Government Advocacy

May 30, 2019: MGMA submits comments on CMS proposed rule on interoperability

Advocacy Letter

Health Information Technology

May 30, 2019 
The Honorable Seema Verma  
Administrator
Centers for Medicare & Medicaid Services  
Hubert H. Humphrey Building  
202 Independence Avenue, S.W., Room 445-G  
Washington, D.C. 20201 

Re: CMS-9115-P, Medicare and Medicaid Programs; Patient Protection and Affordable Care Act; Interoperability and Patient Access for Medicare Advantage Organization and Medicaid Managed Care Plans, State Medicaid Agencies, CHIP Agencies and CHIP Managed Care Entities, Issuers of Qualified Health Plans in the Federally-Facilitated Exchanges and Health Care Providers

Dear Administrator Verma,  

The Medical Group Management Association (MGMA) is pleased to submit the following response to the Centers for Medicare & Medicaid Services’ (CMS’) proposed rule seeking to improve the nation’s healthcare delivery system by increasing interoperability and patient access to health information and meeting the requirements outlined in the bipartisan 21st Century Cures Act (Cures Act). Improving access to information will assist both clinicians and patients make informed healthcare decisions. We applaud the agency for recognizing the need to improve interoperability as well as increase access to health care information and for seeking stakeholder feedback on how best this can be accomplished.

MGMA is the premier association for professionals who lead medical practices. Since 1926, through data, people, insights, and advocacy, MGMA empowers medical group practices to innovate and create meaningful change in healthcare. With a membership of more than 40,000 medical practice administrators, executives, and leaders, MGMA represents more than 12,500 organizations of all sizes, types, structures and specialties that deliver almost half of the healthcare in the United States.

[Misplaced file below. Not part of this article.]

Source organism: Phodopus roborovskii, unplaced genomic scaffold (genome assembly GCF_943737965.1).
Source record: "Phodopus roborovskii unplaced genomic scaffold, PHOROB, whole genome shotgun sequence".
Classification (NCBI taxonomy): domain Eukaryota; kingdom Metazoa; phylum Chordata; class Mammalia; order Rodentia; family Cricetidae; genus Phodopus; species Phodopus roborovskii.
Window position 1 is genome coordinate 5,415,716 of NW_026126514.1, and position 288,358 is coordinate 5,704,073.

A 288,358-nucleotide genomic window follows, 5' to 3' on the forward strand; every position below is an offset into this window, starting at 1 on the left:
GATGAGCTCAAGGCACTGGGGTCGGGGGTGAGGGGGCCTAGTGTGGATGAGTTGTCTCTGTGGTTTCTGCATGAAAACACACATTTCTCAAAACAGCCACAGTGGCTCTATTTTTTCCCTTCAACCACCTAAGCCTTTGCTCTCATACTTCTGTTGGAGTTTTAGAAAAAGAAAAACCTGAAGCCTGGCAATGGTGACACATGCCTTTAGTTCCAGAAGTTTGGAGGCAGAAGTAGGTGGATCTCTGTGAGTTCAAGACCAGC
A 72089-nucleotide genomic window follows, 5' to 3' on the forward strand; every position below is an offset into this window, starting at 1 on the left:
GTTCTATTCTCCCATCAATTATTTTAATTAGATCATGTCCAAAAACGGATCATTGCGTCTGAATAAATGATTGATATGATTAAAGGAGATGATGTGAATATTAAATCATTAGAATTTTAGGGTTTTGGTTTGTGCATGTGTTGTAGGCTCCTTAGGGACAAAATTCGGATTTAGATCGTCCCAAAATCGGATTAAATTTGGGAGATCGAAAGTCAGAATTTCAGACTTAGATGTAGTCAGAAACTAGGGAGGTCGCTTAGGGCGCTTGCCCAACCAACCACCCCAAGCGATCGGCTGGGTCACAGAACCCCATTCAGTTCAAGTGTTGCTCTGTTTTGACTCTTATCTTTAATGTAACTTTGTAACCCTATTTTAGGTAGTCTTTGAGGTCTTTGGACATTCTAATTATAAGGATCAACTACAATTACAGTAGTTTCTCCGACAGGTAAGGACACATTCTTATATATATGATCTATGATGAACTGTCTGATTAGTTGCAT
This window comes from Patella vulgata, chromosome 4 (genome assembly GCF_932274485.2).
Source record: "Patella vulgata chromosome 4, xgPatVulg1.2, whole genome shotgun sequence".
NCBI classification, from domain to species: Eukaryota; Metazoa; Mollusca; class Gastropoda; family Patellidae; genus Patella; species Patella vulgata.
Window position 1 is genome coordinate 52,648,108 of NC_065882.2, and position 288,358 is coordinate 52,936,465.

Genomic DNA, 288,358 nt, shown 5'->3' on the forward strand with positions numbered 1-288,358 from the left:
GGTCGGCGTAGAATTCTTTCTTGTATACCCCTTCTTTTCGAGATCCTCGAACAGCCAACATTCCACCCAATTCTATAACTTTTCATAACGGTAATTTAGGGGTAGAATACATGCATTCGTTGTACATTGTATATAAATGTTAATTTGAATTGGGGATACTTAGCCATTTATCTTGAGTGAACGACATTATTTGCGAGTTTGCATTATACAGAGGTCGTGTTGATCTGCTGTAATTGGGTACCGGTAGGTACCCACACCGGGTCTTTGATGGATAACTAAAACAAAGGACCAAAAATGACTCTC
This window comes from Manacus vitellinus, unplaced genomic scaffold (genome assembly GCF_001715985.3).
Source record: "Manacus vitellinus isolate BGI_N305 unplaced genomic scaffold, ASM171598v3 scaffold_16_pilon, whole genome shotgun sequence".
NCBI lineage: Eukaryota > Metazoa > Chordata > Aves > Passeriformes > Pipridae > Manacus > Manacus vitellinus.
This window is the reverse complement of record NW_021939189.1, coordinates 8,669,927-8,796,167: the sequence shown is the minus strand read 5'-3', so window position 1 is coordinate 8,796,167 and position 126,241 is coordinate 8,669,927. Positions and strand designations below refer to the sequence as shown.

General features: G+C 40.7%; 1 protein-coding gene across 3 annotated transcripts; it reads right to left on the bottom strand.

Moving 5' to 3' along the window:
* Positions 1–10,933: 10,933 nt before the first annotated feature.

CMS has proposed an extremely ambitious set of requirements on physician practices and health IT developers. We support many of the Administration’s health IT goals, particularly putting patients more at the center of the care delivery process and arming them with the health information they need. Our hope is that interoperability, if appropriately implemented, will permit physician practices and other care providers to gain quicker access to more accurate and pertinent patient information. MGMA appreciates the intent of the CMS Proposed Rule and the promise that health IT offers physician practices. However, as Senate Health, Education, Labor and Pensions Committee Chairman Lamar Alexander reminded the Administration at the May 7 hearing Implementation of the 21st Century Cures Act: Making Electronic Health Information Available to Patients and Providers, Part II, “…if you play it a little slower, you’re less likely to make a mistake.” We urge ONC to avoid pushing physician practices too far, too fast. The risks of moving too quickly include additional administrative and financial burdens on practices, weaker privacy and security protections for of sensitive health information, an increased level of physician burnout, and even the potential of compromised patient care. 

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